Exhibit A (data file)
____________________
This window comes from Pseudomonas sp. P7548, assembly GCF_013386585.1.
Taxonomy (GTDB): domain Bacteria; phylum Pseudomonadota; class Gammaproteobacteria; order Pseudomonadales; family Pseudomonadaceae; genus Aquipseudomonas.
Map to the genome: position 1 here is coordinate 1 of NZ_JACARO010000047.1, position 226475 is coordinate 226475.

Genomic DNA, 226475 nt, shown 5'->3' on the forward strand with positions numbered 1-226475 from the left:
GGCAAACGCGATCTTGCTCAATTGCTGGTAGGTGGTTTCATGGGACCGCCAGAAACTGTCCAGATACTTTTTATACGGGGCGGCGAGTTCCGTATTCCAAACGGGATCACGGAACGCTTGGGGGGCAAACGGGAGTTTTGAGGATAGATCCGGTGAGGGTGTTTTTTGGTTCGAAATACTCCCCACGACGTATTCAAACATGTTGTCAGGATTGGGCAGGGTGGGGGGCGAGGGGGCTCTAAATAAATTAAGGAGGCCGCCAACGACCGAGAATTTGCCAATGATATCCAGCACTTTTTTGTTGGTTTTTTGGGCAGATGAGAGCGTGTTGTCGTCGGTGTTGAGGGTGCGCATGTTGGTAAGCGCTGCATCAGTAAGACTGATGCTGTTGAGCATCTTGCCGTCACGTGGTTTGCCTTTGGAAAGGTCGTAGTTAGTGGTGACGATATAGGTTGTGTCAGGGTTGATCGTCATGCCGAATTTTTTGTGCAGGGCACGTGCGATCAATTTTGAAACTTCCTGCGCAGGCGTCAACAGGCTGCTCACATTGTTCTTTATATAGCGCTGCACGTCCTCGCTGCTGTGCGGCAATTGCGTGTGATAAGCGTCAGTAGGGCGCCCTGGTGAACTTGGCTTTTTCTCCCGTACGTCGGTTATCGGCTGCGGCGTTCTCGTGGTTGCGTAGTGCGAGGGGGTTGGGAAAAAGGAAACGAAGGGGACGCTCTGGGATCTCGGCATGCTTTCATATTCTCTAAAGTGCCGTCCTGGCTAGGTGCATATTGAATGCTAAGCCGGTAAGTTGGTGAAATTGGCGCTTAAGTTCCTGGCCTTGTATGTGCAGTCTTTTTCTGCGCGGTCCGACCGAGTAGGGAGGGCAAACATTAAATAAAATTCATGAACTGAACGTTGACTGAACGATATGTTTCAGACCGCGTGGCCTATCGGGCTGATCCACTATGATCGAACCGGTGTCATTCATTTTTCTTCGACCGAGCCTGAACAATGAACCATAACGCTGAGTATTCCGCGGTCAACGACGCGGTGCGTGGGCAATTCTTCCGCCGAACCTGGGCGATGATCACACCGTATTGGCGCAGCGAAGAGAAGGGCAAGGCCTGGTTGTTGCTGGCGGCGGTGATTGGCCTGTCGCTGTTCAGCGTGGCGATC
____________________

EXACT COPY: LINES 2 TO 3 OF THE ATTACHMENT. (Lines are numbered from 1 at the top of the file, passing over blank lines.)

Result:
Taxonomy (GTDB): domain Bacteria; phylum Pseudomonadota; class Gammaproteobacteria; order Pseudomonadales; family Pseudomonadaceae; genus Aquipseudomonas.
Map to the genome: position 1 here is coordinate 1 of NZ_JACARO010000047.1, position 226475 is coordinate 226475.